Uniting the Tribes

There are three major tribes in Nigeria (Yoruba, Igbo and Hausa). They were the major tribes that the colonial masters played against each other during the era of divide and rule. After independence, these tribes were more divided than during the pre-colonial era. There were three main political parties at the time of independence, the Action Group (Yoruba based), the Northern People’s Congress (Hausa based) and the NCNC (initially national in outlook, but later it became Igbo based). These three parties were completely tribal based parties. Their leaders rested on their individual tribes to achieve their own selfish national agenda. They incited their tribes against the others, thus proving unequivocally that they were nothing more than the continuation of their old master’s regime, except that they were a more undeveloped and unintelligent version of the former.

For the past 43 years, the Nigerian ruling class has successfully divided their people, pitting one trine against another, one national group against another. The degree of division is now even greater than it was under the British imperialists! They have organised one civil war and are always ready to resume armed conflict at the slightest provocation. There are inter-and intra-tribal wars ravaging the nation.

The question is: why have they failed? They failed because their interests are even narrower than those of their colonial masters. They desperately wanted to accumulate enough wealth so as to be able to wine and dine with the white imperialists. They groveled (and still grovel) before their masters. No matter by what means, their main preoccupation was (and still is) to carry out their own primitive accumulation. The only viable option they felt they could use to further their aims was tribal sentiment and they hurriedly grabbed at it and used it. They are even using it much more efficiently than their old masters.

Building a real capitalist economy

For the same reason analysed above, the Nigerian ruling class failed woefully to carry out any major economic development. Nigeria still remains a producer of raw materials for the developed countries. Agriculture, that was once the major backbone of the economy, was hurriedly abandoned for crude oil exploitation, having discovered the latter in the 1970s. The economy is now more one sided than ever before. Over 90% of government income comes from crude oil exportation. Manufacturing companies are producing at less than 26% of their capacity. Unemployment, high rates of inflation, a huge flight of capital and a valueless currency are the realities of the Nigerian economy. The Mafia methods, the greed and corruption of this worthless Nigerian ruling class have plunged the country into a deeper economic crisis than when it came to power.

Why have they failed? The present Nigerian ruling class started to emerge as a class after 1952. This was almost 40 years after the working class had first appeared actively on the scene. This nascent bourgeoisie came into existence when there were already on the scene two much mature and mutually opposing camps: the imperialists (represented by British colonial rule) and the Nigerian working class. This nascent ruling class was nurtured by the imperialists and for the imperialists against the Nigerian working class which was more enlightened and was also enjoying international sympathy and support at the time.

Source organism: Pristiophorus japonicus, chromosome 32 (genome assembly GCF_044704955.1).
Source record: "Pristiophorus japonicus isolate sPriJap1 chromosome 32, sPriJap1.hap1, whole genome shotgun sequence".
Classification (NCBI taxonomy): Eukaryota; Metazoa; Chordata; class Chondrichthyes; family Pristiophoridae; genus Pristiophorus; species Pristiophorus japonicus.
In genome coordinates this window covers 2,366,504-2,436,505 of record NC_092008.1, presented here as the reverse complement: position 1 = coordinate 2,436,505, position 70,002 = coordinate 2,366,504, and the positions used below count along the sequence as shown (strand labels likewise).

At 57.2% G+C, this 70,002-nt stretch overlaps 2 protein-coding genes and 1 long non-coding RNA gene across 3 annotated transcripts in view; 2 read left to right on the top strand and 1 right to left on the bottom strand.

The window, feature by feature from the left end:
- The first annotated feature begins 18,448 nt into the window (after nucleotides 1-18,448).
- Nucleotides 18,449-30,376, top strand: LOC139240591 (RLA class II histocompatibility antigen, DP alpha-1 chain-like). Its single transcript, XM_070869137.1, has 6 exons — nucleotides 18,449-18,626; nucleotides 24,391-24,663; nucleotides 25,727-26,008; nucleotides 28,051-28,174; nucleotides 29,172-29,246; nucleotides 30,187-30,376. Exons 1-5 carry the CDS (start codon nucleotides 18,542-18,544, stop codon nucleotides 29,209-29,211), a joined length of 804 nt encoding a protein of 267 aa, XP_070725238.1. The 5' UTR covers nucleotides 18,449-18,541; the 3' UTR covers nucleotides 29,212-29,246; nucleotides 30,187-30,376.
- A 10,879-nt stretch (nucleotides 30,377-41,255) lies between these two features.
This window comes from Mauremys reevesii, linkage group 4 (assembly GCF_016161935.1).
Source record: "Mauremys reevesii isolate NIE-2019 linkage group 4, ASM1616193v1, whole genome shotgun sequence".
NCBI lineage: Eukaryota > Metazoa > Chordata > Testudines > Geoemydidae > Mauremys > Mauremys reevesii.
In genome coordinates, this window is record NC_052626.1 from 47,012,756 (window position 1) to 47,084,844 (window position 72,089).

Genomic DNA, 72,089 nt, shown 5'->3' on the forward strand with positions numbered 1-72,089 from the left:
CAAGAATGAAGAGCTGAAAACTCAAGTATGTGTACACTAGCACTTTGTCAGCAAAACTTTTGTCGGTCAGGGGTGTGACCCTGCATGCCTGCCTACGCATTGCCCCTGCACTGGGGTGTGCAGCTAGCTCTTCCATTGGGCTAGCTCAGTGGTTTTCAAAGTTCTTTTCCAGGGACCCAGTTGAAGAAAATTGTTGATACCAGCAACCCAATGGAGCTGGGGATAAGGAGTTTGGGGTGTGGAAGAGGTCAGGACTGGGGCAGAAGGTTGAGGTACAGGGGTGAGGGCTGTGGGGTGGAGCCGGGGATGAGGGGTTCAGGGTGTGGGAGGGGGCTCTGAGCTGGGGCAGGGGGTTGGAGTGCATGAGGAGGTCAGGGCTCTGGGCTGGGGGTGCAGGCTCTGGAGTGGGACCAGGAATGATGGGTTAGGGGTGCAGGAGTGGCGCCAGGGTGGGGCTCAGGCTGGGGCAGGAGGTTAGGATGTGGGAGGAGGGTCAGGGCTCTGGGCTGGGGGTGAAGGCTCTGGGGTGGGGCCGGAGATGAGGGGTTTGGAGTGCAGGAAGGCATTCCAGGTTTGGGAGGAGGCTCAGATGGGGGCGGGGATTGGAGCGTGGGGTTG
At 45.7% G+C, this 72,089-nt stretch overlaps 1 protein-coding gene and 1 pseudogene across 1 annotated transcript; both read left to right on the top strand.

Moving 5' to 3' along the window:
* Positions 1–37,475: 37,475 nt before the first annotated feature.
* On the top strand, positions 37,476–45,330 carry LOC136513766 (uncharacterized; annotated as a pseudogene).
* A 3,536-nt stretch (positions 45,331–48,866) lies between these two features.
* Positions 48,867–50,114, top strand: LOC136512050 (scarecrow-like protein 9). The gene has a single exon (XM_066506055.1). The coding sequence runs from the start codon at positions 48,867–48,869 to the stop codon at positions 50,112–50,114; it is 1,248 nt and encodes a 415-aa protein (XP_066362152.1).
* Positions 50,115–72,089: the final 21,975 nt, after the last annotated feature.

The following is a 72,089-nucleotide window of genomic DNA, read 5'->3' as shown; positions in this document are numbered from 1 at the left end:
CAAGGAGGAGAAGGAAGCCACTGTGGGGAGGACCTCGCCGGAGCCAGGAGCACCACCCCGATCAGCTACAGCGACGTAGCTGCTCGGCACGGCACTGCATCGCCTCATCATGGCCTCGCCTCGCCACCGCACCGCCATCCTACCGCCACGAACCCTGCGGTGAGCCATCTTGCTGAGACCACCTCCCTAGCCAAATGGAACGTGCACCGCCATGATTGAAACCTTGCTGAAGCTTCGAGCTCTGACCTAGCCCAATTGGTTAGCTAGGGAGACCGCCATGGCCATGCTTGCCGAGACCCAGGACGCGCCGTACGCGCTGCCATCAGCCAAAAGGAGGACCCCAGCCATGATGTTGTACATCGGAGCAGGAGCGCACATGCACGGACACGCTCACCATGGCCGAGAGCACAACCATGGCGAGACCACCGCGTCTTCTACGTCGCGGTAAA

Unlike the Nigerian working class, this new ruling elite emerged not out of any economic necessity but simply to serve the reactionary agenda of the colonialists. Therefore, to hope that the Nigerian ruling class can play any independent progressive role like the Nigerian working class is utopian and unrealistic.

At its birth this class had two options, either to align itself with the workers against the imperialists or to align with the imperialists against the working class. It is a corrupt class, made up of careerists, opportunists and unprincipled elements that always line up with their masters. With the inexorable process of globalisation, privatisation and commercialisation they are moving together towards the total destruction of our heritage, of our remaining economic values and our very civilisation.

In Conclusion

The various social problems confronting Nigeria as a Nation are rooted in the very foundations upon which the national institutions and the country as a whole are resting. After 43 years since independence Nigeria uses over 40% of its budget to service its foreign debt and provide profits for the imperialists through Joint Venture Cash. There is no stable power supply, no efficient means of communication, no good road system. There is high unemployment, no decent educational institutions, no living wage. There are still high levels of illiteracy, high mortality rates, no health facilities. The manufacturing sector is crumbling, the banking system is inefficient and we have unfavourable foreign exchange relations. Side by side with this we have some very corrupt and rich individuals, some of whom are now richer even than some of their old masters. They have stashed their money away in foreign banks and still they are not satisfied, and want to squeeze the last drop of blood out of the working class.

Freeing Nigeria is our collective responsibility. The first task is to overthrow the present buffoons that are ruling the country. There is only one class that is capable of carrying out this historical task, and that is the Nigerian working class. Bt for this the Nigerian Working class needs its own independent political party with a socialist programme. It must take the power out of the hands of this degenerate, corrupt and callous Nigerian ruling class.